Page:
World 7 minutes ago (Oct 12, 2022 03:11PM ET)
© Reuters. FILE PHOTO: Migrants, mostly from Venezuela, queue to board a bus to New York at the Migrant Welcome Center managed by the city of El Paso and the Office of Emergency Management, in El Paso, Texas, U.S., September 16, 2022. REUTERS/Jose Luis Gonzalez/File
PANAMA CITY (Reuters) – Some 4.3 million Venezuelan refugees and migrants face difficulty accessing basic services, food, and formal employment, a statement from the International Organization for Migration (IOM) said on Wednesday.
Half of the refugee and migrant population across Latin America and the Caribbean cannot afford three meals a day and do not have access to decent or safe housing, according to the statement.
Many Venezuelans are forced to resort to sex, begging or indebtedness, to make ends meet, the IOM added.
The number of Venezuelans migrating irregularly has risen in 2022, representing the vast majority of foreigners crossing the treacherous Darien jungle which links Panama with Colombia.
As of October 2022, more than 7.1 million Venezuelan refugees and migrants have left their home country, fleeing poverty and violence and relocating around the world.
But increased living costs, the impact of the pandemic, and rising unemployment have exacerbated migrants’ vulnerability, making it difficult for many Venezuelans to integrate and rebuild in host communities, the IOM statement noted.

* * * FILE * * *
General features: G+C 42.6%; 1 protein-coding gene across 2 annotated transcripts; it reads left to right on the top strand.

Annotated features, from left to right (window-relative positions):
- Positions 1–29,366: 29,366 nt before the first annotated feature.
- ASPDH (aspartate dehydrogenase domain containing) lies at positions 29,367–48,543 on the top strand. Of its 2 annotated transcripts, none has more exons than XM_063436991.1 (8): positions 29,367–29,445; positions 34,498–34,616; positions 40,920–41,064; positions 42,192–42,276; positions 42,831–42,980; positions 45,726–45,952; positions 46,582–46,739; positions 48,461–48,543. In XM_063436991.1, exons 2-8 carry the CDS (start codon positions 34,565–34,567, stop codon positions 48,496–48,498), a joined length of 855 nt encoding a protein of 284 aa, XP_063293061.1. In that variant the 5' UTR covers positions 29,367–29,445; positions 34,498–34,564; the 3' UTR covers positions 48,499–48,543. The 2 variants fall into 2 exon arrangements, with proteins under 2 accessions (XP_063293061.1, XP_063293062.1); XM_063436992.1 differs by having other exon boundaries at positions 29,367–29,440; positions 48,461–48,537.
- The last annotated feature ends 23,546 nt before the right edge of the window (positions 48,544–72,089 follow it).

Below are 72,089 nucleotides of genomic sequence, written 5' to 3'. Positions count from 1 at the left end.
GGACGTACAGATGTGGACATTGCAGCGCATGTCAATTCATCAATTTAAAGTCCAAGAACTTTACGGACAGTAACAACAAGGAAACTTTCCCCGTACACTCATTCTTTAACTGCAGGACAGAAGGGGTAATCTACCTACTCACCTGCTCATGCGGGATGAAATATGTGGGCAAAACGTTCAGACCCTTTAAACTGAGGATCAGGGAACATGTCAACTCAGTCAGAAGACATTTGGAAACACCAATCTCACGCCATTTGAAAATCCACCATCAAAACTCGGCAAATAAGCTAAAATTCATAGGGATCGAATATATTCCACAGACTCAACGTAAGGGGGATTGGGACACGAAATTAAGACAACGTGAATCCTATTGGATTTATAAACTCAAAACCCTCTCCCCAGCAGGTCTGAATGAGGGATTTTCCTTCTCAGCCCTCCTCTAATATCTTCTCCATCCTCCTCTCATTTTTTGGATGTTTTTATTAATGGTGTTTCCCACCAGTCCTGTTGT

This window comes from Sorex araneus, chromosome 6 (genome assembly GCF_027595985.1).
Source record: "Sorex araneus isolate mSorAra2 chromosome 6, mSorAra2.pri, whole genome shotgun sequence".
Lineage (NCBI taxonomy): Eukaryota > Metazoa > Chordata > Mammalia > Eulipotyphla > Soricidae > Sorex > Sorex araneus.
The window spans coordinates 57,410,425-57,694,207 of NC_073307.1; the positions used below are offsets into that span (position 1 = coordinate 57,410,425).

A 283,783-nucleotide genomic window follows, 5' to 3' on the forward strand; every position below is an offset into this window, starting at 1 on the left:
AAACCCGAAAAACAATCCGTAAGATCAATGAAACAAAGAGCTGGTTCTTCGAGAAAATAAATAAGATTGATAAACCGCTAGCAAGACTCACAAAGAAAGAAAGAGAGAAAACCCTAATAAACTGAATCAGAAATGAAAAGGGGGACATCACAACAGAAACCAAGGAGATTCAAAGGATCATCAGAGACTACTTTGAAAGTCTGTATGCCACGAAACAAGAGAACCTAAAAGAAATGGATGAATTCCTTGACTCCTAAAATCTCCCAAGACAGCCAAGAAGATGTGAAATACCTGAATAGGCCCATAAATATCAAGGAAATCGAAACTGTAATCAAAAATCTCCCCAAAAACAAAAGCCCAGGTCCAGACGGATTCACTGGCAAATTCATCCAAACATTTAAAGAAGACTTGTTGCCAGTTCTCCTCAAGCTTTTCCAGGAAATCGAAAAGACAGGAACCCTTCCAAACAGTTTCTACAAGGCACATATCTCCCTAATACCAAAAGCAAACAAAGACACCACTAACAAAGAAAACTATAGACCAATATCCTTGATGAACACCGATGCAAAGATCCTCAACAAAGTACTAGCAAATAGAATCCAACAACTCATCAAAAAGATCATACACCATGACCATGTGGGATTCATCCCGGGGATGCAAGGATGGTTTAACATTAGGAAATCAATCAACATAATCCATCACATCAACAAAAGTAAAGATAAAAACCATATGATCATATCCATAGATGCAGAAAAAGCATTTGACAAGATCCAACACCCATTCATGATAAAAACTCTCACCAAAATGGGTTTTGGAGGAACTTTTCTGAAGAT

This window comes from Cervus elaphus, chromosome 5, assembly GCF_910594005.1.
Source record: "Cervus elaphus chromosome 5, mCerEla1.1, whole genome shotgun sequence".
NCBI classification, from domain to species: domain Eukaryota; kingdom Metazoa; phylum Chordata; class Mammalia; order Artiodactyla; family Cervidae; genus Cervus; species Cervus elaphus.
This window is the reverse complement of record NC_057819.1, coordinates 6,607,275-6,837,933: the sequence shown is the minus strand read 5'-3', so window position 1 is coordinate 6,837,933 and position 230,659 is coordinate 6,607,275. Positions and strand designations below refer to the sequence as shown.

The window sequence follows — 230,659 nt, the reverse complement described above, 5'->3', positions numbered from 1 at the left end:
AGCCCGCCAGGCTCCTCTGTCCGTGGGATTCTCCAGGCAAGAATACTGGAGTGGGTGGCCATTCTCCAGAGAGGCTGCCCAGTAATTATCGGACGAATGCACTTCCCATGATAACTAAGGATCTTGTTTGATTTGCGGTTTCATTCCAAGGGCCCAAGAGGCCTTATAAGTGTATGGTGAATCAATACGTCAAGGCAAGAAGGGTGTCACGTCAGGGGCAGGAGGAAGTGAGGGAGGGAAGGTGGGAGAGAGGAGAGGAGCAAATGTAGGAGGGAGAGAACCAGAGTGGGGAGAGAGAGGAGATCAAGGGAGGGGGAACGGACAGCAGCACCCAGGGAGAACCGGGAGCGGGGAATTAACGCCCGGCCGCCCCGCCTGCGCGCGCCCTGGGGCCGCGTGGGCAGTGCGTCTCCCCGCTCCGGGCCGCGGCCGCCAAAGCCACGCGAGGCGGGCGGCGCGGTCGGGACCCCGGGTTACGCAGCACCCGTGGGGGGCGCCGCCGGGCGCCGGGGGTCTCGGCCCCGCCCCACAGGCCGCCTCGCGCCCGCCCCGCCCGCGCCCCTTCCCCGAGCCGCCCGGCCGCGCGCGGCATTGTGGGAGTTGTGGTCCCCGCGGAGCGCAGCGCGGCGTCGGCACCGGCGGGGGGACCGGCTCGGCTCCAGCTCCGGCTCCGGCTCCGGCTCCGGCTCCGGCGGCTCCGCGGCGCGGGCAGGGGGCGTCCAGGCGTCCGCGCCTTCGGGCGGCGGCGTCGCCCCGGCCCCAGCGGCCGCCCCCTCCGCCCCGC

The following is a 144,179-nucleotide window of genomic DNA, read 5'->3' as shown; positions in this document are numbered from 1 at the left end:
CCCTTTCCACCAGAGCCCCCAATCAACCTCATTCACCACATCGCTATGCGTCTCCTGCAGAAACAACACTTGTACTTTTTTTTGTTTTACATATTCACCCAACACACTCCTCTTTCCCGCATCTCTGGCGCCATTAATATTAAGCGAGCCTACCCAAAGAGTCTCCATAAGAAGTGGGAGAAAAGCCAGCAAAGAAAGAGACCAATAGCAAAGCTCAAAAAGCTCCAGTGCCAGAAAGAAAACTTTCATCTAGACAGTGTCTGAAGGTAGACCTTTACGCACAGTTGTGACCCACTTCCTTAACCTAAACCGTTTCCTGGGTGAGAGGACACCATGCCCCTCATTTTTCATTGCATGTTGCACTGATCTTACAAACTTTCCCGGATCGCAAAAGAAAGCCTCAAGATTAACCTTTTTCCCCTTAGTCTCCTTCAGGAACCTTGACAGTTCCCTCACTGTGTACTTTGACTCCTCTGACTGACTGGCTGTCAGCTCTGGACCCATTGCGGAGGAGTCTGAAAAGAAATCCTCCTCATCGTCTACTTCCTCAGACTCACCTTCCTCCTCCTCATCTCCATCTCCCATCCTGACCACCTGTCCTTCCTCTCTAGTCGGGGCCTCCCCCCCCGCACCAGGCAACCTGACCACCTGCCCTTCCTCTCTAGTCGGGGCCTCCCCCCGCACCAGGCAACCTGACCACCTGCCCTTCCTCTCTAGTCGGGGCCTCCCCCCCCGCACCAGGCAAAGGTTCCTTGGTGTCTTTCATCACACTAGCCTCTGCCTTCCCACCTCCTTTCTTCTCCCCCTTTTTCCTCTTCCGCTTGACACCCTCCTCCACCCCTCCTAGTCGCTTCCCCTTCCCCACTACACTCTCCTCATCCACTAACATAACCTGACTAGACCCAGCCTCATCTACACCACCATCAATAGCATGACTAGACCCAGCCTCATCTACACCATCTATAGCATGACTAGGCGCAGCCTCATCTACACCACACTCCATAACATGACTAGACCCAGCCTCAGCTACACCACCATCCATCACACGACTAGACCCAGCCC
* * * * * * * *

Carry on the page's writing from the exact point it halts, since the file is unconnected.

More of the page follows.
While host countries have made great efforts to address migrants’ needs, greater international support is required, U.N. Refugee Agency Representative for Venezuelan migrants Eduardo Stein said in a conference to present the study.
“Regularization is only the first step towards integration and must be accompanied by policies that allow refugees and migrants to become self-sufficient,” Stein added.
The IOM did not specify what percentage of the migrants are refugees but the United Nations High Commissioner for Refugees (UNHCR) defines refugees as people who leave their country to flee conflict and persecution, while migrants leave behind their homes to improve their lives with better work, education, family reunion or other reasons.
Meanwhile, some 10,000 migrants – mostly Venezuelans – remain trapped in a town in northwestern Colombia awaiting a boat to cross the Gulf of Uraba and enter Panama, hoping to reach the United States, local authorities said on Wednesday.